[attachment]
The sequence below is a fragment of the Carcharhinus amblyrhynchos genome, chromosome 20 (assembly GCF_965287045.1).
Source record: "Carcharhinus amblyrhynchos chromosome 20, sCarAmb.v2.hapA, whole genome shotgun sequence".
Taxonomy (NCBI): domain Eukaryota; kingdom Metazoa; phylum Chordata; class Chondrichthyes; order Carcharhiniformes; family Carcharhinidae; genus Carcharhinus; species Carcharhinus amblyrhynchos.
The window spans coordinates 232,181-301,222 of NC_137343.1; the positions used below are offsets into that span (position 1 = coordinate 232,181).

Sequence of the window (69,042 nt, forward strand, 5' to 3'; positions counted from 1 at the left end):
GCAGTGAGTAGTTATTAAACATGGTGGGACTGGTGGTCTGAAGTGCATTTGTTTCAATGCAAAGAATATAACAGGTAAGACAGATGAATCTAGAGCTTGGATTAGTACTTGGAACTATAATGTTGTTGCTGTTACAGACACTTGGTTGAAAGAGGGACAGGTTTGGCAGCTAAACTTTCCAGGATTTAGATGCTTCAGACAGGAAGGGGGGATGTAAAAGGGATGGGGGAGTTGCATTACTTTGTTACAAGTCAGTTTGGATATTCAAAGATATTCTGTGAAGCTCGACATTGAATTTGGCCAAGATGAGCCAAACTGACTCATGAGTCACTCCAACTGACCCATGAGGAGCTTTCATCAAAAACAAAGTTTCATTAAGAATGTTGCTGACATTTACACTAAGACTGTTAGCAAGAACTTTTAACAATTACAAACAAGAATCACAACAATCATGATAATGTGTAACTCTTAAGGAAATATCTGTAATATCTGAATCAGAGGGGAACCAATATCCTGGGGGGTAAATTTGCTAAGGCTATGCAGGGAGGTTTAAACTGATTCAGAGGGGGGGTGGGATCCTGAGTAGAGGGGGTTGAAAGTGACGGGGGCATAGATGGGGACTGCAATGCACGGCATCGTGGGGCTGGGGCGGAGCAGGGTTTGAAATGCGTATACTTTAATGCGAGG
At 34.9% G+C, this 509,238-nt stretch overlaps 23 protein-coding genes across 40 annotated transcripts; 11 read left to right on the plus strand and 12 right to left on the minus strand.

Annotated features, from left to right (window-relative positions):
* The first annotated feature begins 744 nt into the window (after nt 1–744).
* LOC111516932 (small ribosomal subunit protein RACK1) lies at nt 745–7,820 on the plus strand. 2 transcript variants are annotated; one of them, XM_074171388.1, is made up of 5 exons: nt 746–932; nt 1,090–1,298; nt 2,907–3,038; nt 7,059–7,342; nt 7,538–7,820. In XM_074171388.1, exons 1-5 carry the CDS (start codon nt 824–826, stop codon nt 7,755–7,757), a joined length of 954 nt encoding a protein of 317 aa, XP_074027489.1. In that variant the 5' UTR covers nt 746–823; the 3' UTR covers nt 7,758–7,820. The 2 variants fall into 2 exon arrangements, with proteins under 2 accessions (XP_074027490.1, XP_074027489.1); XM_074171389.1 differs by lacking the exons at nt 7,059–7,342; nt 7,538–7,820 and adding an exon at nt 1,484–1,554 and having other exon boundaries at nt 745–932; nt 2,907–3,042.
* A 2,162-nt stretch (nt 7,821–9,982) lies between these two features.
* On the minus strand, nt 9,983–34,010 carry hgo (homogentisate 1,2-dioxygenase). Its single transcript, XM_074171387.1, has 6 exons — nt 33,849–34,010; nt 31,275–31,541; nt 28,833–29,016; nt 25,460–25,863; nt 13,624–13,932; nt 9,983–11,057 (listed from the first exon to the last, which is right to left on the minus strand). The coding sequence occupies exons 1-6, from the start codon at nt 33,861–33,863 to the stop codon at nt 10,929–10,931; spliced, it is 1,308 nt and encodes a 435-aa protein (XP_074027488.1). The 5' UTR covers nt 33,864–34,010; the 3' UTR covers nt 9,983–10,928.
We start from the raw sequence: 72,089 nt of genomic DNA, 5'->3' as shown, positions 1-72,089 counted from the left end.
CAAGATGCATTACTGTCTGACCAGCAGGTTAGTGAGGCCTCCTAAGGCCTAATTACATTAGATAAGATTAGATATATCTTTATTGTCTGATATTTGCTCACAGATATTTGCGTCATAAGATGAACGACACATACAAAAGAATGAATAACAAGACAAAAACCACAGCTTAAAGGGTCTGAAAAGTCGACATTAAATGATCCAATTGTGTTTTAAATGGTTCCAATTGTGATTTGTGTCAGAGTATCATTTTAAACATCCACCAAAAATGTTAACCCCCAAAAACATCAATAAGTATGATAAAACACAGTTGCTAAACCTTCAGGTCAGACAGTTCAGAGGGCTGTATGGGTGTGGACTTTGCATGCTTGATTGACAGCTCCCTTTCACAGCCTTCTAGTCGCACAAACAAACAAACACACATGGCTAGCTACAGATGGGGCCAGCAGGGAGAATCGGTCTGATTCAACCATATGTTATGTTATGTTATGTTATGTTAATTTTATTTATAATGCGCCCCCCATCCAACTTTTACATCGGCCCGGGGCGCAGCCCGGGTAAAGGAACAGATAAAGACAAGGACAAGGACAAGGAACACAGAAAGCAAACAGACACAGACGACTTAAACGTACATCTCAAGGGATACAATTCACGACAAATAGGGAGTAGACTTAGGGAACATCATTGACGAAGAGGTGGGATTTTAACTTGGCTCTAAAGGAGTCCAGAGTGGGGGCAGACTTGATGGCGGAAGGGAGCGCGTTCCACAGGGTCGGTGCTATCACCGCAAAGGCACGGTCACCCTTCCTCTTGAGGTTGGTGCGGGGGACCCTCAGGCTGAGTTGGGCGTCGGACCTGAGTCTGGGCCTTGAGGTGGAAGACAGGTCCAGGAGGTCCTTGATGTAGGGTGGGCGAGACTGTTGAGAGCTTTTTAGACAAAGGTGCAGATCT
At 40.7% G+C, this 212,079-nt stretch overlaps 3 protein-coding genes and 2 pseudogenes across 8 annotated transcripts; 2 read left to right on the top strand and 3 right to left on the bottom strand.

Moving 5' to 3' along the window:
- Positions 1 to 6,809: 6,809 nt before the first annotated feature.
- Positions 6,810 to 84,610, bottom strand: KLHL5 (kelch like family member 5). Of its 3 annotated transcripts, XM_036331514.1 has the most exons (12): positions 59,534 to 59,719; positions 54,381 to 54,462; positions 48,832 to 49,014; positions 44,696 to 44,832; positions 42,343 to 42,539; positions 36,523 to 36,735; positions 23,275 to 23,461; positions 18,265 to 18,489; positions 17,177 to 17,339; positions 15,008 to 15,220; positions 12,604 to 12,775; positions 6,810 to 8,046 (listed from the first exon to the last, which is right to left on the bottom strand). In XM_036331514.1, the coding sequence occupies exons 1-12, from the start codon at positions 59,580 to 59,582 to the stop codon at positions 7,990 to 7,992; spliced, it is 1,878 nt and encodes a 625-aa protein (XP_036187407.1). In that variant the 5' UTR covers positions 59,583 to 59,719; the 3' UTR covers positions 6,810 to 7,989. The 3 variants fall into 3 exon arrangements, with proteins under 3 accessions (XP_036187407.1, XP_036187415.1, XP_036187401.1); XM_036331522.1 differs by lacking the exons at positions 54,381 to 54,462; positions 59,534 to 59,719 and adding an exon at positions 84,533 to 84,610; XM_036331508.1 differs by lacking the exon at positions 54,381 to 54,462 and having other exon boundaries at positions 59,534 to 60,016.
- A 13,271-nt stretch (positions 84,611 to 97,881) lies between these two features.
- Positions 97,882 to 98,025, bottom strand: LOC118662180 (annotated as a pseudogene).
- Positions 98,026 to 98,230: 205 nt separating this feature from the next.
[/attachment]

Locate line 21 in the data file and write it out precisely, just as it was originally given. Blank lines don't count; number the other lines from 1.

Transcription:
- Positions 98,026 to 98,230: 205 nt separating this feature from the next.